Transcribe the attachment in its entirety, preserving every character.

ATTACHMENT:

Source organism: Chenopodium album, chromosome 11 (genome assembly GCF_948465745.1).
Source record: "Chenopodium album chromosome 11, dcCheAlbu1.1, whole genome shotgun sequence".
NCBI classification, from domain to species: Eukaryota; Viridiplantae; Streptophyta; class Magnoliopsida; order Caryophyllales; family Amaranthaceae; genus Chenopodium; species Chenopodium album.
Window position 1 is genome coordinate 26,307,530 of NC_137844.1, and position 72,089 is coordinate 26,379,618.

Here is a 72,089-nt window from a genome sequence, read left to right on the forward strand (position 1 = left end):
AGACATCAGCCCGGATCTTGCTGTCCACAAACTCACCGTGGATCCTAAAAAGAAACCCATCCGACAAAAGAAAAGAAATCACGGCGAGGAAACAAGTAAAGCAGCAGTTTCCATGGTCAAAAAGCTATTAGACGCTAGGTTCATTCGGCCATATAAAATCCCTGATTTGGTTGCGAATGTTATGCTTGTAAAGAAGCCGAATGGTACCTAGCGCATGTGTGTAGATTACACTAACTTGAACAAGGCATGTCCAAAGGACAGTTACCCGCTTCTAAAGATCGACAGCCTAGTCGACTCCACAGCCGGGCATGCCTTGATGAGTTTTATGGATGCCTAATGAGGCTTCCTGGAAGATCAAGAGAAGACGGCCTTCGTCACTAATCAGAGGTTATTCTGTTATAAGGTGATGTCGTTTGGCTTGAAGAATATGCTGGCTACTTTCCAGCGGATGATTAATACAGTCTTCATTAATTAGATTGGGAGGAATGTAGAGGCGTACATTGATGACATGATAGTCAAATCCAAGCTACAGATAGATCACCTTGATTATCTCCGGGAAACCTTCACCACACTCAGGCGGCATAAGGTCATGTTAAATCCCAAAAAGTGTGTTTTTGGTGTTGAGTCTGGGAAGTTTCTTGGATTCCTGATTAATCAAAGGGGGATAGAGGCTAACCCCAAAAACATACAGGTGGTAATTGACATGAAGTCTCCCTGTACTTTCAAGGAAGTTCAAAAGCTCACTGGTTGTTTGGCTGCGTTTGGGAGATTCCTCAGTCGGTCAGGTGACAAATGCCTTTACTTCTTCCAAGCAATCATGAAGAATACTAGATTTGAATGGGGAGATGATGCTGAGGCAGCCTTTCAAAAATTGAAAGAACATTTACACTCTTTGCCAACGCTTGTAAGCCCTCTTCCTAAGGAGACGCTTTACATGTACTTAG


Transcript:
Source organism: Chenopodium album, chromosome 11 (genome assembly GCF_948465745.1).
Source record: "Chenopodium album chromosome 11, dcCheAlbu1.1, whole genome shotgun sequence".
NCBI classification, from domain to species: Eukaryota; Viridiplantae; Streptophyta; class Magnoliopsida; order Caryophyllales; family Amaranthaceae; genus Chenopodium; species Chenopodium album.
Window position 1 is genome coordinate 26,307,530 of NC_137844.1, and position 72,089 is coordinate 26,379,618.

Here is a 72,089-nt window from a genome sequence, read left to right on the forward strand (position 1 = left end):
AGACATCAGCCCGGATCTTGCTGTCCACAAACTCACCGTGGATCCTAAAAAGAAACCCATCCGACAAAAGAAAAGAAATCACGGCGAGGAAACAAGTAAAGCAGCAGTTTCCATGGTCAAAAAGCTATTAGACGCTAGGTTCATTCGGCCATATAAAATCCCTGATTTGGTTGCGAATGTTATGCTTGTAAAGAAGCCGAATGGTACCTAGCGCATGTGTGTAGATTACACTAACTTGAACAAGGCATGTCCAAAGGACAGTTACCCGCTTCTAAAGATCGACAGCCTAGTCGACTCCACAGCCGGGCATGCCTTGATGAGTTTTATGGATGCCTAATGAGGCTTCCTGGAAGATCAAGAGAAGACGGCCTTCGTCACTAATCAGAGGTTATTCTGTTATAAGGTGATGTCGTTTGGCTTGAAGAATATGCTGGCTACTTTCCAGCGGATGATTAATACAGTCTTCATTAATTAGATTGGGAGGAATGTAGAGGCGTACATTGATGACATGATAGTCAAATCCAAGCTACAGATAGATCACCTTGATTATCTCCGGGAAACCTTCACCACACTCAGGCGGCATAAGGTCATGTTAAATCCCAAAAAGTGTGTTTTTGGTGTTGAGTCTGGGAAGTTTCTTGGATTCCTGATTAATCAAAGGGGGATAGAGGCTAACCCCAAAAACATACAGGTGGTAATTGACATGAAGTCTCCCTGTACTTTCAAGGAAGTTCAAAAGCTCACTGGTTGTTTGGCTGCGTTTGGGAGATTCCTCAGTCGGTCAGGTGACAAATGCCTTTACTTCTTCCAAGCAATCATGAAGAATACTAGATTTGAATGGGGAGATGATGCTGAGGCAGCCTTTCAAAAATTGAAAGAACATTTACACTCTTTGCCAACGCTTGTAAGCCCTCTTCCTAAGGAGACGCTTTACATGTACTTAG